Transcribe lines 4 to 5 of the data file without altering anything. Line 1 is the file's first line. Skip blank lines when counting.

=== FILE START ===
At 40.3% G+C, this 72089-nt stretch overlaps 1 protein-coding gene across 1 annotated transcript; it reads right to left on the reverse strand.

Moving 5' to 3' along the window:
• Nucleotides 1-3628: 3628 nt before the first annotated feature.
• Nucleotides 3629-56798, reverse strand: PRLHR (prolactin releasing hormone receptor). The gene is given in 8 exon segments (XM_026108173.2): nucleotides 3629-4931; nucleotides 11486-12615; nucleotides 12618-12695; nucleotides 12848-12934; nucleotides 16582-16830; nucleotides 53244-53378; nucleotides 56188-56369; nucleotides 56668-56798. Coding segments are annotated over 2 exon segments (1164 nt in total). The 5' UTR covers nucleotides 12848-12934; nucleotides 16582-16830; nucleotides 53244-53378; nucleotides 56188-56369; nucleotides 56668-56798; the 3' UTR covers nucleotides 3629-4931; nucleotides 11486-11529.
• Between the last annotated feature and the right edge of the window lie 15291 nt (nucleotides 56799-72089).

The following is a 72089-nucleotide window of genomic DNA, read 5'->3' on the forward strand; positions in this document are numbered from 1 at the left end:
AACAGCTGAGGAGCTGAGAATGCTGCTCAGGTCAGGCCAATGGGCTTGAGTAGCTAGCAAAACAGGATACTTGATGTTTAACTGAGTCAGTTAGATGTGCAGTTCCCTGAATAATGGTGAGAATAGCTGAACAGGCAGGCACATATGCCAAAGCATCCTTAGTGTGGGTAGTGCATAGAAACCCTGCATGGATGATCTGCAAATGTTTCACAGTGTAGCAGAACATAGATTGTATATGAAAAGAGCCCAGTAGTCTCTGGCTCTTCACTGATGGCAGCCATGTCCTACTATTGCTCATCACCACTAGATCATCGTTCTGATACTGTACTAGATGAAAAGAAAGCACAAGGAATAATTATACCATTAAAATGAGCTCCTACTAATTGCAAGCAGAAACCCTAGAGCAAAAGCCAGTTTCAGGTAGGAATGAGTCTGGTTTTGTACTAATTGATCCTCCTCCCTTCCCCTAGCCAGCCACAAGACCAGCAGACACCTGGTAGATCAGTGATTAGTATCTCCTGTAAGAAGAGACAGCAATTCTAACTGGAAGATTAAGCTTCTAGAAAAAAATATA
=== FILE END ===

• Nucleotides 3629-56798, reverse strand: PRLHR (prolactin releasing hormone receptor). The gene is given in 8 exon segments (XM_026108173.2): nucleotides 3629-4931; nucleotides 11486-12615; nucleotides 12618-12695; nucleotides 12848-12934; nucleotides 16582-16830; nucleotides 53244-53378; nucleotides 56188-56369; nucleotides 56668-56798. Coding segments are annotated over 2 exon segments (1164 nt in total). The 5' UTR covers nucleotides 12848-12934; nucleotides 16582-16830; nucleotides 53244-53378; nucleotides 56188-56369; nucleotides 56668-56798; the 3' UTR covers nucleotides 3629-4931; nucleotides 11486-11529.
• Between the last annotated feature and the right edge of the window lie 15291 nt (nucleotides 56799-72089).